It appears that the House of Saud is their real employer:
In the six months since Jamal Khashoggi was murdered by a Saudi “Rapid Intervention Group” in the Saudi Arabian consulate in Istanbul, press reports have described a variety of information swept up by U.S. intelligence that foretold or foreshadowed the heinous crime. The reporting has cast a rare light not only on our spy agencies’ activities and capabilities, but also on the complicated moral dilemmas that accompany mass surveillance. And it has intensified questions over whether the intelligence agencies that gathered this information carried out a legally required duty to warn the journalist that his life was in danger.
The press reports make for sobering reading. A week after Khashoggi was killed, the Washington Post described intercepted communications discussing a plan to lure the U.S.-based journalist back to Saudi Arabia—information that an unnamed U.S. official said “had been disseminated throughout the U.S. government and was contained in reports that are routinely available to people working on U.S. policy toward Saudi Arabia.” A December Wall Street Journal report described messages intercepted in August of 2017 suggesting that if the plot to lure Khashoggi to Saudi Arabia did not succeed, “we could possibly lure him outside Saudi Arabia and make arrangements,” and a February New York Times story described a conversation the NSA intercepted in September 2017 between Crown Prince Mohammed bin Salman and a close aide of his in which the Crown Prince vowed, if efforts to lure Khashoggi back to Saudi Arabia or to repatriate him by force failed, to go after him “with a bullet.” A March New York Times report revealed that U.S. intelligence had collected information that showed the same “Rapid Intervention Group” that murdered Khashoggi had been involved in the kidnapping and forcible repatriation for detention and torture of several other Saudi dissidents over the previous three years. (At least three of these operations, involving members of the Saudi royal family, had been described by the BBC before Khashoggi’s murder.)
These stories rely on a combination of leaks by anonymous sources and information compiled in the classified November 2018 CIA assessment of the Khashoggi murder, which was quoted or summarized by sources or by reporters who were shown sections of the report. The intelligence described in these reports has not been officially confirmed, and the articles generally include pushback from the White House and intelligence community suggesting the information was less conclusive than the articles imply, or that the information existed as raw intelligence that had only been reviewed and processed in the wake of the murder. Missing from any of the pushback, however, is any assertion that U.S. intelligence agencies do not engage in this kind of surveillance, or that they did not routinely deploy these tools against Mohammed bin Salman both before and after he was named Crown Prince in June of 2017.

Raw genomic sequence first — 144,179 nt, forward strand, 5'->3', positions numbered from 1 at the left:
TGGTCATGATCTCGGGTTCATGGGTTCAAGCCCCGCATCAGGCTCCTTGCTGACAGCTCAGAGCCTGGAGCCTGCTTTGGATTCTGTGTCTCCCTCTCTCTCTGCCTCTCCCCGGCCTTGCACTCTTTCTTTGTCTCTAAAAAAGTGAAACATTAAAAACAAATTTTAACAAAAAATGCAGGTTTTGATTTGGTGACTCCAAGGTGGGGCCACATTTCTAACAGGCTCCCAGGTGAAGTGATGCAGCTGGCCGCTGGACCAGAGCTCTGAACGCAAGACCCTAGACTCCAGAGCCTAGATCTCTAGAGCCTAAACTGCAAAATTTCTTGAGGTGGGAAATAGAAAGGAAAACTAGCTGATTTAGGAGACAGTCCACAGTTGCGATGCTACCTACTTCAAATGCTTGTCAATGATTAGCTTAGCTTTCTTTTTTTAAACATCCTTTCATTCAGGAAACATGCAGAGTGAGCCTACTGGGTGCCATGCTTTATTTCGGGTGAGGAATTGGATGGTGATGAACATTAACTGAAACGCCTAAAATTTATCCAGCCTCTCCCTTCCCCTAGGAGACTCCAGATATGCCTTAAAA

We now know, thanks to Freedom of Information Act (FOIA) requests and litigation filed by the Knight First Amendment Institute and the Committee to Protect Journalists (CPJ) in the days after Jamal Khashoggi’s murder, exactly what an NSA employee who finds herself in this situation is supposed to do. This is the first time these documents have been publicly released.
A July 2017 “Duty to Warn Standard Operating Procedures (SOP),” and a May 20, 2018 NSA and Central Security Service (CSS) Policy Instruction on the Duty to Warn, lay out a specific roadmap for what intelligence officers must do to comply with Intelligence Community Directive 191, which is the 2015 order that recognized and codified the responsibility to warn someone who is known to be in danger. A legal obligation first defined for health professionals who learn in the course of caring for a patient that the patient may pose a risk to himself or to others, the “Duty to Warn” as defined for NSA and CSS officers is described in the SOP this way:
Any NSA/CSS element that collects or acquires credible and specific information indicating an impending threat of intentional killing, serious bodily injury, or kidnapping directed at a person or group of people (hereafter referred to as “intended victim”) shall have a duty to warn the intended victim or those responsible for protecting the intended victim, as appropriate….The term “intended victim” includes both U.S. persons…and non-U.S. persons.
The directive is clear: Anyone who fields credible and specific threat information must act. The NSA guidelines then lay out the process by which threats are evaluated and warnings delivered, and describe at least five specific points in the process that must be documented—including the justifications for any decision to waive the duty to warn requirement and opt out of the obligation to issue a warning. The guidelines even reproduce the template an NSA employee must complete to forward the warning to either the FBI or CIA for delivery to the intended victim.
The Knight Institute and CPJ specifically sought documents like the ones required in these NSA procedures in their FOIA requests to the Office of the Director of National Intelligence (ODNI), the NSA, CIA, FBI, and the State Department. In addition to the guidelines each of these agencies uses in determining whether and how to deliver warnings, we also requested records relating to any Duty to Warn decisions and actions the agencies may have taken in connection with threats to Khashoggi, and any records they may have concerning debates or discussions between agencies related to those threats.
Why on earth are our intelligence agencies are bowing down before the House of Saud, arguably the most corrupt and brutal despots on the face of the earth, is completely beyond me.
It needs to stop.